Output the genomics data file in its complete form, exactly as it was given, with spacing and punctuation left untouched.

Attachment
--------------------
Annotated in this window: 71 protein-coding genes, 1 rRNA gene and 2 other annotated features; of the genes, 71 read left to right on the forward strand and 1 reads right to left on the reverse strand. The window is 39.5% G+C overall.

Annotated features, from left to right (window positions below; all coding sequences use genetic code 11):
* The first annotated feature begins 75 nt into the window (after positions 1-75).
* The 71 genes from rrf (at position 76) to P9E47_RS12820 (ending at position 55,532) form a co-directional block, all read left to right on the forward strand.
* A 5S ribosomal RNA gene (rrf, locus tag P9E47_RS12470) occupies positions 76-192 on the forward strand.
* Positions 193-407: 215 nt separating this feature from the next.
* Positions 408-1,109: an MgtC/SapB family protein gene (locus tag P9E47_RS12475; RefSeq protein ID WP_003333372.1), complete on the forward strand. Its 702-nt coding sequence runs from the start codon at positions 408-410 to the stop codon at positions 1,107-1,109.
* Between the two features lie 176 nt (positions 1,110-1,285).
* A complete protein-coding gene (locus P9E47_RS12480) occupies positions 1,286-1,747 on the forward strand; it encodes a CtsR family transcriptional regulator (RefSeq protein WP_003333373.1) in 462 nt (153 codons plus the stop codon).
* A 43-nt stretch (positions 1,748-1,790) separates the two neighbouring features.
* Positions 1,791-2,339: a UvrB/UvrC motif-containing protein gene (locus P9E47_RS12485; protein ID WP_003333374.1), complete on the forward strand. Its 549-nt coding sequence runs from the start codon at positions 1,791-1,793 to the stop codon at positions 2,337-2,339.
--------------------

Annotated in this window: 71 protein-coding genes, 1 rRNA gene and 2 other annotated features; of the genes, 71 read left to right on the forward strand and 1 reads right to left on the reverse strand. The window is 39.5% G+C overall.

Annotated features, from left to right (window positions below; all coding sequences use genetic code 11):
* The first annotated feature begins 75 nt into the window (after positions 1-75).
* The 71 genes from rrf (at position 76) to P9E47_RS12820 (ending at position 55,532) form a co-directional block, all read left to right on the forward strand.
* A 5S ribosomal RNA gene (rrf, locus tag P9E47_RS12470) occupies positions 76-192 on the forward strand.
* Positions 193-407: 215 nt separating this feature from the next.
* Positions 408-1,109: an MgtC/SapB family protein gene (locus tag P9E47_RS12475; RefSeq protein ID WP_003333372.1), complete on the forward strand. Its 702-nt coding sequence runs from the start codon at positions 408-410 to the stop codon at positions 1,107-1,109.
* Between the two features lie 176 nt (positions 1,110-1,285).
* A complete protein-coding gene (locus P9E47_RS12480) occupies positions 1,286-1,747 on the forward strand; it encodes a CtsR family transcriptional regulator (RefSeq protein WP_003333373.1) in 462 nt (153 codons plus the stop codon).
* A 43-nt stretch (positions 1,748-1,790) separates the two neighbouring features.
* Positions 1,791-2,339: a UvrB/UvrC motif-containing protein gene (locus P9E47_RS12485; protein ID WP_003333374.1), complete on the forward strand. Its 549-nt coding sequence runs from the start codon at positions 1,791-1,793 to the stop codon at positions 2,337-2,339.